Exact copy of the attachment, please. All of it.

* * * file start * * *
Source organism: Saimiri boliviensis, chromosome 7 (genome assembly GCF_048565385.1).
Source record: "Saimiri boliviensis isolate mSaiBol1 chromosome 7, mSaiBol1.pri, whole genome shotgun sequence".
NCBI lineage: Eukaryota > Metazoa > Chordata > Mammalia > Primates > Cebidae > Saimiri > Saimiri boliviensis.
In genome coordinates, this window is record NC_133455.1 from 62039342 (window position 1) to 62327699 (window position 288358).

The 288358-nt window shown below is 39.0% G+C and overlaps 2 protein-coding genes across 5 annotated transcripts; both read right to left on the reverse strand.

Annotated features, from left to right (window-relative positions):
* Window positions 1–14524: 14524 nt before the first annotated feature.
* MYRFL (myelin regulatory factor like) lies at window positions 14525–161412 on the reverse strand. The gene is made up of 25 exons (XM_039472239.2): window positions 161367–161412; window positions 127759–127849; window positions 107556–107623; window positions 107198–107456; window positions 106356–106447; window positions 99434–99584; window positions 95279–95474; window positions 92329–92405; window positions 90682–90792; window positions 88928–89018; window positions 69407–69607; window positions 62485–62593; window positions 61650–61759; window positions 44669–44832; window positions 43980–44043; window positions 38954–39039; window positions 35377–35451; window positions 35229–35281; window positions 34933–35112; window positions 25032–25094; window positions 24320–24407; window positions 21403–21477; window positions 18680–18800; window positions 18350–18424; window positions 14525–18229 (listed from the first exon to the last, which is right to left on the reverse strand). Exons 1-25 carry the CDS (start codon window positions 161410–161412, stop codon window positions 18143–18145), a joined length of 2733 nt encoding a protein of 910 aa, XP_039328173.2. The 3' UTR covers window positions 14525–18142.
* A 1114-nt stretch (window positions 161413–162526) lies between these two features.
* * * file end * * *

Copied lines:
Source organism: Saimiri boliviensis, chromosome 7 (genome assembly GCF_048565385.1).
Source record: "Saimiri boliviensis isolate mSaiBol1 chromosome 7, mSaiBol1.pri, whole genome shotgun sequence".
NCBI lineage: Eukaryota > Metazoa > Chordata > Mammalia > Primates > Cebidae > Saimiri > Saimiri boliviensis.
In genome coordinates, this window is record NC_133455.1 from 62039342 (window position 1) to 62327699 (window position 288358).

The 288358-nt window shown below is 39.0% G+C and overlaps 2 protein-coding genes across 5 annotated transcripts; both read right to left on the reverse strand.

Annotated features, from left to right (window-relative positions):
* Window positions 1–14524: 14524 nt before the first annotated feature.
* MYRFL (myelin regulatory factor like) lies at window positions 14525–161412 on the reverse strand. The gene is made up of 25 exons (XM_039472239.2): window positions 161367–161412; window positions 127759–127849; window positions 107556–107623; window positions 107198–107456; window positions 106356–106447; window positions 99434–99584; window positions 95279–95474; window positions 92329–92405; window positions 90682–90792; window positions 88928–89018; window positions 69407–69607; window positions 62485–62593; window positions 61650–61759; window positions 44669–44832; window positions 43980–44043; window positions 38954–39039; window positions 35377–35451; window positions 35229–35281; window positions 34933–35112; window positions 25032–25094; window positions 24320–24407; window positions 21403–21477; window positions 18680–18800; window positions 18350–18424; window positions 14525–18229 (listed from the first exon to the last, which is right to left on the reverse strand). Exons 1-25 carry the CDS (start codon window positions 161410–161412, stop codon window positions 18143–18145), a joined length of 2733 nt encoding a protein of 910 aa, XP_039328173.2. The 3' UTR covers window positions 14525–18142.
* A 1114-nt stretch (window positions 161413–162526) lies between these two features.